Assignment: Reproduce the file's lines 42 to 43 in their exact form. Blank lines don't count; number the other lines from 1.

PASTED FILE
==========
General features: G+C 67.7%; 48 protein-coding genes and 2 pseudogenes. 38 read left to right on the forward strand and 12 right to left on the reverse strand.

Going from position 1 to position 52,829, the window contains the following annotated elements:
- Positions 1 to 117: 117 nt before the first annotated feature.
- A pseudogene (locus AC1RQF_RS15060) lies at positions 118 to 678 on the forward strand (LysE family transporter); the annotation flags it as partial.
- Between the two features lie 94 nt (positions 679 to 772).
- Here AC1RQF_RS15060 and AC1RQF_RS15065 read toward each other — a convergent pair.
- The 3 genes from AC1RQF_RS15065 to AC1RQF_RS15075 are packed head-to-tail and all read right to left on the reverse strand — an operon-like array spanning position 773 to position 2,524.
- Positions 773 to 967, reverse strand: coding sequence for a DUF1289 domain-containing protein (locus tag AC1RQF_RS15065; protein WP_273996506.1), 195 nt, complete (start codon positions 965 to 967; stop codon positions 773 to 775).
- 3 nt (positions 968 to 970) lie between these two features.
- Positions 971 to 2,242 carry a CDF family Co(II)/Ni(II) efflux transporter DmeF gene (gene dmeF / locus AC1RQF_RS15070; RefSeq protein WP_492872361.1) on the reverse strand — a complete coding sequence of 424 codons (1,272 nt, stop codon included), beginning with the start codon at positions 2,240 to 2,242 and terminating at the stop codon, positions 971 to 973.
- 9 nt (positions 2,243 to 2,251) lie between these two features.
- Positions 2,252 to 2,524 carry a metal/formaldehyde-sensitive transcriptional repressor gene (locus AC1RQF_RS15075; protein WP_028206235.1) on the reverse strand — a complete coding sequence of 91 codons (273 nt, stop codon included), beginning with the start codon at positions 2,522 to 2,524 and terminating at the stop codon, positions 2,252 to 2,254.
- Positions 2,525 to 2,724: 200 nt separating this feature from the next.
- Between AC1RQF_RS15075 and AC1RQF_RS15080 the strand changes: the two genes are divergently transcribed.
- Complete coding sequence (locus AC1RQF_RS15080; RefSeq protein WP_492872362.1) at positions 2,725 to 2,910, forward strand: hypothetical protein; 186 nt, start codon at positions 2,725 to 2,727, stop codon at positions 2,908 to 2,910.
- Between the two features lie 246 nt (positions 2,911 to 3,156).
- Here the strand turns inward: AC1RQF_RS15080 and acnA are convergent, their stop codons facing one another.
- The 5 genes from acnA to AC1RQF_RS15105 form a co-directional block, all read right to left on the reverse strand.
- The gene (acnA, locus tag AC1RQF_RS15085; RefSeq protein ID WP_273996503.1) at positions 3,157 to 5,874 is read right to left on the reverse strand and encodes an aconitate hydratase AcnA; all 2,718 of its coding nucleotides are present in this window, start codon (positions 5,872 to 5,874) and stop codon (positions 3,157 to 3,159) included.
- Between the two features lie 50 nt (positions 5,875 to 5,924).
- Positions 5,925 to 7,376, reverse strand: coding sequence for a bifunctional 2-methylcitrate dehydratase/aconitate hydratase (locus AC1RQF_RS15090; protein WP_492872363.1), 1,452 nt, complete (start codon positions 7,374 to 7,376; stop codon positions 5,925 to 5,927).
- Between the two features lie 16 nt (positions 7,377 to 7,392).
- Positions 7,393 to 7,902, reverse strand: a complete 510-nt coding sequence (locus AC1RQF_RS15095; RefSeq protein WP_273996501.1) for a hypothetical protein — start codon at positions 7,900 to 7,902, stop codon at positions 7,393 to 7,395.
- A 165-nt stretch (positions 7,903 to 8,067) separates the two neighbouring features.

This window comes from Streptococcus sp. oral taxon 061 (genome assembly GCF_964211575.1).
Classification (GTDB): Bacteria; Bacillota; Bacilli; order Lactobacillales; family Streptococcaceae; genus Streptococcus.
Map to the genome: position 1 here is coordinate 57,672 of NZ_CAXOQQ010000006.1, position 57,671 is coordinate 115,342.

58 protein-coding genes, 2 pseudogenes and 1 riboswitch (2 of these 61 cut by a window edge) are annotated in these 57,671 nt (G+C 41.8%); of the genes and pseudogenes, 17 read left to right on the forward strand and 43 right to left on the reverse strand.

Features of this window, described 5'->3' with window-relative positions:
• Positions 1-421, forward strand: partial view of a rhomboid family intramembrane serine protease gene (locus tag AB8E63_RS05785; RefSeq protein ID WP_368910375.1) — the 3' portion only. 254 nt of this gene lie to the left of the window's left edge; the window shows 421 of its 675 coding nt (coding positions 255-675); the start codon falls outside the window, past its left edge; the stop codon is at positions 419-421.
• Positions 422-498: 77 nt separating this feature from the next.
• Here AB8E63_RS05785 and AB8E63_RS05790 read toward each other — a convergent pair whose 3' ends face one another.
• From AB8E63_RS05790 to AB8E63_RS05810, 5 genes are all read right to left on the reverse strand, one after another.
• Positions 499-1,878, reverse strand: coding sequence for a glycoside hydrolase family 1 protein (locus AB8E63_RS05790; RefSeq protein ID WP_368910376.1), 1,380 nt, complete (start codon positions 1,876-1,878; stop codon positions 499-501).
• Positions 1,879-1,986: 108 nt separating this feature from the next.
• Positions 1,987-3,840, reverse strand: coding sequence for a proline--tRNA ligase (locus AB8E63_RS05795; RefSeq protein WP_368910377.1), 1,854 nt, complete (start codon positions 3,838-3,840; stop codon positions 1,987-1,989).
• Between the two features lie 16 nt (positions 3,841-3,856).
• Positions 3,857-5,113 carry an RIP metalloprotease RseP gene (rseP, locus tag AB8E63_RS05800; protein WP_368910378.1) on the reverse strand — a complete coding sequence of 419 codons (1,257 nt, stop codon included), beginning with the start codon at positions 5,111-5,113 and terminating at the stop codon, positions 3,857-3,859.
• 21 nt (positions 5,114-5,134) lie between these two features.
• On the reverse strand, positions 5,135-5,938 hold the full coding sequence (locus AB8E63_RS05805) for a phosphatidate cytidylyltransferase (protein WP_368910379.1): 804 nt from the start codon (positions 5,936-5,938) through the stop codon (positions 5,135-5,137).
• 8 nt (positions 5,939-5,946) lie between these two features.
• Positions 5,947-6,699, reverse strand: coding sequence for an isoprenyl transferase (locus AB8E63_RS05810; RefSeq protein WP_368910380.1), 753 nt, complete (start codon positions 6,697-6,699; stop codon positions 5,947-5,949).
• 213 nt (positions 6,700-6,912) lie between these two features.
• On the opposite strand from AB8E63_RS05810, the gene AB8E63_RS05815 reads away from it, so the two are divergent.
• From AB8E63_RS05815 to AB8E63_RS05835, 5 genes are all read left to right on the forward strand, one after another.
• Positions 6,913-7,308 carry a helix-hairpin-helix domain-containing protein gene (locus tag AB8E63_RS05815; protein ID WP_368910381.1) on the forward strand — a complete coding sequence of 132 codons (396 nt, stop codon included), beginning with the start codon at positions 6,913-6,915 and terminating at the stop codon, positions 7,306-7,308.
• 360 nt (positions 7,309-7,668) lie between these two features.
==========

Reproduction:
• Positions 5,947-6,699, reverse strand: coding sequence for an isoprenyl transferase (locus AB8E63_RS05810; RefSeq protein WP_368910380.1), 753 nt, complete (start codon positions 6,697-6,699; stop codon positions 5,947-5,949).
• 213 nt (positions 6,700-6,912) lie between these two features.